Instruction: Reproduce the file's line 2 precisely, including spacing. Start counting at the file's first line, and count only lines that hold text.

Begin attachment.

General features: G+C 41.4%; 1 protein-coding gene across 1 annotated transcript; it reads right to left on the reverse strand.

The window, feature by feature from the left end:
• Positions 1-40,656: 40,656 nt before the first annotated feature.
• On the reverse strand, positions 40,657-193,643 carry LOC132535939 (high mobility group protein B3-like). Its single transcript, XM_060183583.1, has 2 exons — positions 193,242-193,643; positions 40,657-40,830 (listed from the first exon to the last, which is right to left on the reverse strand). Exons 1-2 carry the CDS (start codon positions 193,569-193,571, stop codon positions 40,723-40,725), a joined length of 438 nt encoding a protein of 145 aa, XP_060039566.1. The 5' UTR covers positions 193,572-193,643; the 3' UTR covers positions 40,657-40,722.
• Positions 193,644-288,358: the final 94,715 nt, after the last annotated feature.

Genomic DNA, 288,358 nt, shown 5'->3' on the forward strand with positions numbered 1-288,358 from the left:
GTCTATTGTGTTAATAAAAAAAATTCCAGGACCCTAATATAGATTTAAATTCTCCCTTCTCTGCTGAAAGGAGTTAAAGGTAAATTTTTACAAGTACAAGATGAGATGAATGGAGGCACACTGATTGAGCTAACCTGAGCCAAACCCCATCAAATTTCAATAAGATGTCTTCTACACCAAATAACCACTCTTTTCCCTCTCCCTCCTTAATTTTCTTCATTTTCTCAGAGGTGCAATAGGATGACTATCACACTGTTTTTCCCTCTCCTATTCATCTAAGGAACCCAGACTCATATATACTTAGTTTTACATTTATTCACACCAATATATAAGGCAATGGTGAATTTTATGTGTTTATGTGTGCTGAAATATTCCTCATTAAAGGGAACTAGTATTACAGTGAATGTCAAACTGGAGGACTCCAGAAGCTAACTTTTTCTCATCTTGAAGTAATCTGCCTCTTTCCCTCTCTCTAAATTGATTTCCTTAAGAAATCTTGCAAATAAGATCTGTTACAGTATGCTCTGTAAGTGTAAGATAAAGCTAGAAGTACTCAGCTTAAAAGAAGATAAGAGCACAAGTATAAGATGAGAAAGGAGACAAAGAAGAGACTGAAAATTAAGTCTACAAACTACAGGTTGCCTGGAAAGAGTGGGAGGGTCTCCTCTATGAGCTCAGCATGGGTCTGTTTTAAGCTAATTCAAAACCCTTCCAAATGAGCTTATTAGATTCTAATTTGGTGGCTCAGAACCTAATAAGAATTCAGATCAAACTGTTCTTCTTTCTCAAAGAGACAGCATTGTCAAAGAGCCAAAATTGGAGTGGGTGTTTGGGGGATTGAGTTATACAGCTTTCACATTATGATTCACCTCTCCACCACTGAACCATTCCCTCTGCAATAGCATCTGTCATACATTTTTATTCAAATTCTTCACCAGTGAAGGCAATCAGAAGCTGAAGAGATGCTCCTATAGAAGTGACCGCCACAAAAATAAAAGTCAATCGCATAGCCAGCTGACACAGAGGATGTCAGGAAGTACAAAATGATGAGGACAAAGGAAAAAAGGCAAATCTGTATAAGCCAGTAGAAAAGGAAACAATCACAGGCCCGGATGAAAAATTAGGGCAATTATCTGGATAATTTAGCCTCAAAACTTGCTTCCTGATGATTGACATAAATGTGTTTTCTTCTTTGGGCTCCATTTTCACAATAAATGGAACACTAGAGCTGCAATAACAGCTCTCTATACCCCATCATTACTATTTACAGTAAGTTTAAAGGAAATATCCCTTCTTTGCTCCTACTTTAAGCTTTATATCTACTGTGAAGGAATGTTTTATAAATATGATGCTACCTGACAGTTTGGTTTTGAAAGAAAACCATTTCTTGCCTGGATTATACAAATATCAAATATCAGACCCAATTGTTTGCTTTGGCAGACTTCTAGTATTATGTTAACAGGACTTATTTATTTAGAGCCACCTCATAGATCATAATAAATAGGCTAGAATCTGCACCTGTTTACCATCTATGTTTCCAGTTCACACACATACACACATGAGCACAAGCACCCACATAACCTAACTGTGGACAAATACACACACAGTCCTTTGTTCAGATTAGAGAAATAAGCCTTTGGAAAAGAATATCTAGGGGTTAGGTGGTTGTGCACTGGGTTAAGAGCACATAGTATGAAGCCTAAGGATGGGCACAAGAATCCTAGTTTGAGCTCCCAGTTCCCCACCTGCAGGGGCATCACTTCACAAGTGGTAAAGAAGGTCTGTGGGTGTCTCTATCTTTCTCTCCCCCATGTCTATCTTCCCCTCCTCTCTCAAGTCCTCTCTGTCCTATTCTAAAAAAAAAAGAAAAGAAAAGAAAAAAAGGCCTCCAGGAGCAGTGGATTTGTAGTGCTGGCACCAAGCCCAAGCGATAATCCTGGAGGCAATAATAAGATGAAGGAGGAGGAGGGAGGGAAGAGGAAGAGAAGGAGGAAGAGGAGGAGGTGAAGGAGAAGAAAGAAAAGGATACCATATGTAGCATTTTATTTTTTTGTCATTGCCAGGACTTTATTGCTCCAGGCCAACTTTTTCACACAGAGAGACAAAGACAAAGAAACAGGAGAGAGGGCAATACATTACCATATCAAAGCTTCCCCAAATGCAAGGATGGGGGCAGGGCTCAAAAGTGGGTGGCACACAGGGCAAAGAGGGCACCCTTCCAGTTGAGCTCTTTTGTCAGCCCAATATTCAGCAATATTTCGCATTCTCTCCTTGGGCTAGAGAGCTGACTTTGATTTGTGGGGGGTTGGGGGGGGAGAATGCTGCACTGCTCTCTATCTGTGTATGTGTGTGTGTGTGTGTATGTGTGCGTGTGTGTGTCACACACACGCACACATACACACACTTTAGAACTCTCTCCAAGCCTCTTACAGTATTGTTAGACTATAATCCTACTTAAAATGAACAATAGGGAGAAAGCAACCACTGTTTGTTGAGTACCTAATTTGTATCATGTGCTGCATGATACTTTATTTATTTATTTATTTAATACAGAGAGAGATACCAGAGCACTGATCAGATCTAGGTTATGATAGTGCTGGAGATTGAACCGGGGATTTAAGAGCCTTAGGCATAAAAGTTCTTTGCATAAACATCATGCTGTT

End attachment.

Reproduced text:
The window, feature by feature from the left end: